P&M 1920 3½hp 498cc 1 cyl sv 3103
P&M 1920 3½ HP 498 cc single frame # 8565 engine # 9848A
Phelon & Moore (P&M) was founded in Cleckheaton, South Yorkshire in 1904.
Joah C. Phelon, partner with Harry Rayner in a small engineering business in the town, had built his first prototype motorcycle in 1900, the rights to which were bought by the Humber company.
Following Rayner’s untimely death in 1903 Phelon entered into a fresh partnership with Richard Moore.
Phelon’s first designs had featured engines with inclined cylinders forming part of the frame, and this trademark arrangement was continued by the newly formed P&M.
One of the fledgling firm’s first developments was a two-speed primary gear consisting of a pair of chains and a selective clutch, which would remain a P&M feature into the early 1920s.
Mainstay of production prior to WWI was a 3½hp single that would be progressively developed, gaining magneto ignition, a contracting band rear brake, P&M’s own front fork and a mechanical inlet valve as the years passed.
By 1914 the rear chain was completely enclosed (standard models up to 1913 had no rear chain guard), the two speed gear was also fully protected by a closed cover and the front mudguarding had become more elaborate.
When war broke out in August 1914, the 3½hp P&M, which had been undergoing assessment by the War Office prior to the commencement of hostilities, was chosen as official motorcycle transport for the newly formed Royal Flying Corps.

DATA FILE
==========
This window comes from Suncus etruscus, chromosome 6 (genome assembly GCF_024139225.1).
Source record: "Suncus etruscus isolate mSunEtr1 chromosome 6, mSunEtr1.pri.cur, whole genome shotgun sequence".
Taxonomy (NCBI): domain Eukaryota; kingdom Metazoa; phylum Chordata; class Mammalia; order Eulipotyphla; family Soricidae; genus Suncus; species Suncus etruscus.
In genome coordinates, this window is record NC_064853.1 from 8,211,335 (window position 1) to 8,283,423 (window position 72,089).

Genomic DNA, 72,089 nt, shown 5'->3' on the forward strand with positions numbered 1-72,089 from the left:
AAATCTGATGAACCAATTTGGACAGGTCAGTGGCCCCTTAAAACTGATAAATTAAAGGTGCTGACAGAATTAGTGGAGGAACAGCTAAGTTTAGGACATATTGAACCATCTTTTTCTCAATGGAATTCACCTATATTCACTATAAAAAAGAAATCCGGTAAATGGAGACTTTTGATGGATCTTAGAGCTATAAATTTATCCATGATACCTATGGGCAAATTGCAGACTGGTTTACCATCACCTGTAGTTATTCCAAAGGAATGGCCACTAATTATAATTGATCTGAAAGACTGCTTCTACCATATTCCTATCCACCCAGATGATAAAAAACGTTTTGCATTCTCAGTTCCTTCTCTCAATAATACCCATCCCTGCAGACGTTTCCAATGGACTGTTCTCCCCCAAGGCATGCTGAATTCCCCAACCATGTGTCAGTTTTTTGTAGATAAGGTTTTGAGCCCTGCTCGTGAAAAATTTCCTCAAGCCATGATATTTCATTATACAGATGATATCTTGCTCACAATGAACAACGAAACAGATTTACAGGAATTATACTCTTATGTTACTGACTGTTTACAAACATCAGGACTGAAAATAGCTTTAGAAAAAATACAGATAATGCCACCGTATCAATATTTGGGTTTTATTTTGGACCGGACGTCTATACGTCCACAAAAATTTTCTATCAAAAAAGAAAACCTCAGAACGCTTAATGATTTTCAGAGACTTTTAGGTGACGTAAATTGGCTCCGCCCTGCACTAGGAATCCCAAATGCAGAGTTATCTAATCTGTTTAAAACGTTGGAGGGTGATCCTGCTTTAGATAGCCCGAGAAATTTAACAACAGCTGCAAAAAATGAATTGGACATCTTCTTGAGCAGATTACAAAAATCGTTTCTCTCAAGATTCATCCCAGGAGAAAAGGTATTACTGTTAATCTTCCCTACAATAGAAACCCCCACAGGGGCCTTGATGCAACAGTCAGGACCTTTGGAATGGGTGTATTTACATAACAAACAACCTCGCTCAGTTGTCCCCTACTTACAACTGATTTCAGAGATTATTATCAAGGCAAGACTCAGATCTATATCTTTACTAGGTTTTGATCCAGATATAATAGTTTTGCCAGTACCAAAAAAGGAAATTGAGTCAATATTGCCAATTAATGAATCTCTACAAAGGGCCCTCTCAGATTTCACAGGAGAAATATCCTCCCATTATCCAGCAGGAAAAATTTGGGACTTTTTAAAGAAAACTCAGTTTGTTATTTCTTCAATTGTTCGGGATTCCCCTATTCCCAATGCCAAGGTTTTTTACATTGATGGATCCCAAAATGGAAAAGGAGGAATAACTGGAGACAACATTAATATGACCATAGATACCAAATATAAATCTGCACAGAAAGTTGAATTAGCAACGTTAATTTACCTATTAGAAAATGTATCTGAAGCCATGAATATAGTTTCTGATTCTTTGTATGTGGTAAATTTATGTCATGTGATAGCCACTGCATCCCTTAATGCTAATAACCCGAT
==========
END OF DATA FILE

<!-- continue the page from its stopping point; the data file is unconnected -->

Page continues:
The Show Forecast of “The Motor Cycle” dated November 20, 1919 describes the 1920 P&M on pages 599 and 600 and relates in detail the improvements that have been made.
Some important ones are a redesigned cylinder with large air space between the valve chamber and cylinder, enlarged valves, mechanical oil pump, new design of kick starter and spacious tool bags.
A special feature is the ratchet brake that is interconnected with the band brake on the rear wheel, a handy device for sidecar combinations.
“CW3379” was first registered in the Burnley area and has survived its 100+ years of existence remarkably well: the machine is in excellent original condition with most of the enamel and nickel being authentic.
The former owner praises the excellent band brake and the silence of the smooth engine.
The machine is well-equipped with Lucas acetylene lighting, Cowey hand horn and tyre pump.